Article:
Malta’s monkeypox case rate is one of the highest in Europe, with only four other countries showing a higher incidence, according to data released by the European Centre for Disease Prevention and Control (ECDC).
In an update earlier this week, the ECDC reported that, with 31 cases detected since mid-May, Malta had a rate of 60.1 cases per one million people.
This was the fifth highest rate in Europe, with only Spain, Portugal, Luxembourg and the Netherlands registering higher numbers.
Several countries, including those with significantly larger populations than Malta’s, have detected fewer monkeypox infections in terms of sheer numbers.
They include Bulgaria, Croatia, Cyprus, Czechia, Estonia, Finland, Latvia, Lithuania, Luxembourg and Slovakia.
According to the ECDC, there have been 16,750 monkeypox cases detected across Europe since May, with Spain, Germany and France having the highest numbers.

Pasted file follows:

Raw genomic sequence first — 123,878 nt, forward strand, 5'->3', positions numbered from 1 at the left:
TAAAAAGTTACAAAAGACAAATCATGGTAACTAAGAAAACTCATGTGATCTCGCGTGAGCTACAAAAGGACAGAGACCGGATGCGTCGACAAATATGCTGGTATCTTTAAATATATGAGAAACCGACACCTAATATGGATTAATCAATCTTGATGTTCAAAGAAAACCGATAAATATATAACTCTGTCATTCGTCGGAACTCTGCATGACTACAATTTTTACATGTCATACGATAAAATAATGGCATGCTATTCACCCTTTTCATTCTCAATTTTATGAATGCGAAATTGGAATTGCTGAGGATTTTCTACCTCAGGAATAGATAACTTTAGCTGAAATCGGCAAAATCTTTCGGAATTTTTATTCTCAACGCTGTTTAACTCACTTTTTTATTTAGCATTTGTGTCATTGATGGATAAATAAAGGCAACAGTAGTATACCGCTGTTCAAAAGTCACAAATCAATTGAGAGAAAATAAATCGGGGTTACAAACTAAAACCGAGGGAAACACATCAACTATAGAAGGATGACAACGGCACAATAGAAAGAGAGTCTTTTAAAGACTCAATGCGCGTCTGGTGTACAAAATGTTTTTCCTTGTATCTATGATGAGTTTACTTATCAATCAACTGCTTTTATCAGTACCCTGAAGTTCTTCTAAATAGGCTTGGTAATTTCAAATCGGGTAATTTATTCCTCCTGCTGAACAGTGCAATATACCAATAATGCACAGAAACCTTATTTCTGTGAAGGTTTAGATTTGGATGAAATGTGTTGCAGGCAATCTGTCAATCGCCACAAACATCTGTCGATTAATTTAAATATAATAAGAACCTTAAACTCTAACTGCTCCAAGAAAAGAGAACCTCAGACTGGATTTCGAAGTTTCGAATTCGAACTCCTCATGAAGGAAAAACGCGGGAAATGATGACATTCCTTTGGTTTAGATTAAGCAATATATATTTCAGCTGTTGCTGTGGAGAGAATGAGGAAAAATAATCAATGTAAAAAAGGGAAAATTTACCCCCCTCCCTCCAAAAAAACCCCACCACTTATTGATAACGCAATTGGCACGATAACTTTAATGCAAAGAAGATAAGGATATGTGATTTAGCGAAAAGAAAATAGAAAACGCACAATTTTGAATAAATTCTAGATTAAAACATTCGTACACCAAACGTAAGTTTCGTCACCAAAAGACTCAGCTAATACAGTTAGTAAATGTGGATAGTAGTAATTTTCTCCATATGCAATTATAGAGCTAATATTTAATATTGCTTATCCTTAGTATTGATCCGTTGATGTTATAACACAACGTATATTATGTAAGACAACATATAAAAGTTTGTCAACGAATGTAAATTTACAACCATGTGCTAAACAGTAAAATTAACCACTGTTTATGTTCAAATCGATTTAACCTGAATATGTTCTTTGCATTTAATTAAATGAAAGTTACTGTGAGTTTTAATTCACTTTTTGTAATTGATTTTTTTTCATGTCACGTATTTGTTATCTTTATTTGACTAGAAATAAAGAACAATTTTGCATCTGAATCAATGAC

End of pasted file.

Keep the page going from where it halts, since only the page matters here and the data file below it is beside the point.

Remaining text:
Monkeypox is a rare disease usually linked to contact with wild animals in west and central Africa. Cases have been detected in Europe, the UK as well as the US over the past months.
The ECDC says monkeypox does not spread easily between people.
“Human-to-human transmission occurs through close contact with infectious material from skin lesions of an infected person, through respiratory droplets in prolonged face-to-face contact, and through fomites,” it says.
Its symptoms include fever, headache, muscle pains, back pain, swollen glands, chills and lethargy. A rash that starts on the face can also develop.
Last week, Malta received its first doses of the monkeypox vaccine which is being offered free of charge to primary contacts of confirmed cases.
Two doses of the vaccine are necessary. The Maltese health authorities had announced they had detected the first case on May 27.
In July, the World Health Organisation declared the monkeypox outbreak a global health emergency, the highest alarm it can sound.